Geralt of Rivia from the “The Witcher” franchise on the other hand is also an established character who has his own beliefs, goals, relationships and so on. Some of those were even created in the novels the games are based on. Nevertheless, we as a player get to decide what Geralt does within the spectrum that is granted to him in the game.
Do we side with humans or Scoia’tael? Do we sleep with every woman in town or are we devoted to our one true love?
Do we slay the monster, or do we spare it because it had a hard childhood? You get the idea.
Geralt is formable within certain boundaries and our player decisions begin to matter, even if they might not entirely change who he is.
Taking this further, we find player-created characters.
Here, we as players are the ones who decide who we want to be within the game’s world. We pick how we look, which race and class we have, which factions we join and which way we like to end a quest. These are certainly still boundaries the game puts on us as players, but they are wider than those that restrain Geralt and we can start our character creation from a blank piece of paper. A good example for this kind of protagonist is the “Elder Scrolls” series.
If we go even one step further from here, we end up with imagined and abstract protagonists.
Imagined and Abstract
The imagined protagonist can often be found in RTS games where the player acts as a faceless and almighty general or dictator controlling masses of units.
Finally, abstract protagonists are some that are not perceivable as living characters by the player, but are merely a visual representation of the player, like a racket in “Pong”.
We see that the less pre-defined a protagonist is, the harder it is for us as a player to relate to them and their struggles, and to build up a sympathy. Therefore, we see less defined characters appear more in games where the experience is more focused on the gameplay. In the end it is up to us to pick the right type of protagonist for the game experience we want to create. There is no ‘one size fits all solution’ as every type brings their pros and cons to the table as shown above.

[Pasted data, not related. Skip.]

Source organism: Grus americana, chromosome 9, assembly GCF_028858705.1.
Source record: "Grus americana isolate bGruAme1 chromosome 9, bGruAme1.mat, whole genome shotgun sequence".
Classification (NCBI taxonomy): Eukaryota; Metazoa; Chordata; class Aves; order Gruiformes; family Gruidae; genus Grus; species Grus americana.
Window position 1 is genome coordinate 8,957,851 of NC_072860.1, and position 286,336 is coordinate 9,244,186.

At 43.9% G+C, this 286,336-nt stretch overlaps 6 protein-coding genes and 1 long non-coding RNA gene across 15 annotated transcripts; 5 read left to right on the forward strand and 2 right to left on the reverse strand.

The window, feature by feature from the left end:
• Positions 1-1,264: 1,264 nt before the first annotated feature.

No matter how we decide, we must be aware that our players form mental models about their protagonist while they perceive them through the Player Subject. These mental models must never be broken by the design at any point or the player’s immersion will be broken, and they alienate their protagonist.
This means that if the protagonists of your games aren’t supposed to be an “asshole with special powers”, you shouldn’t design them in a way that would enforce such a mental model in the player. However, if you want your protagonist to be an asshole (e.g. Trevor Philips from GTA V) go ahead and do so.
I will dedicate an upcoming blog post to these questions. How you could avoid this ludo-narrative dissonance when creating your protagonist and how you may design them to be understandable without using hours of linear cutscenes.
Until then: write on, game on.
About the author:
Tim Schuchert is a german narrative, game and product designer. He finished his studies of mediainformatics and interactive entertainment this year, was an intern at KING Art Games and is currently working at Articy where he helps to shape the future of how interactive stories are written.
My LinkedIn: www.linkedin.com/in/timschuchert
[S1] Walk, Wolfgang: Ethics as a game mechanism. URL: https://www.researchgate.net/publication/328828528_Ethics_as_a_game_mechanism; available 7th of December 2020
[S2] McGuire, Morgan; Jenkins, Odest Chadwicke: Creating Games. Mechanics, Content, and Technology; Boca Raton: CRC Press; 2008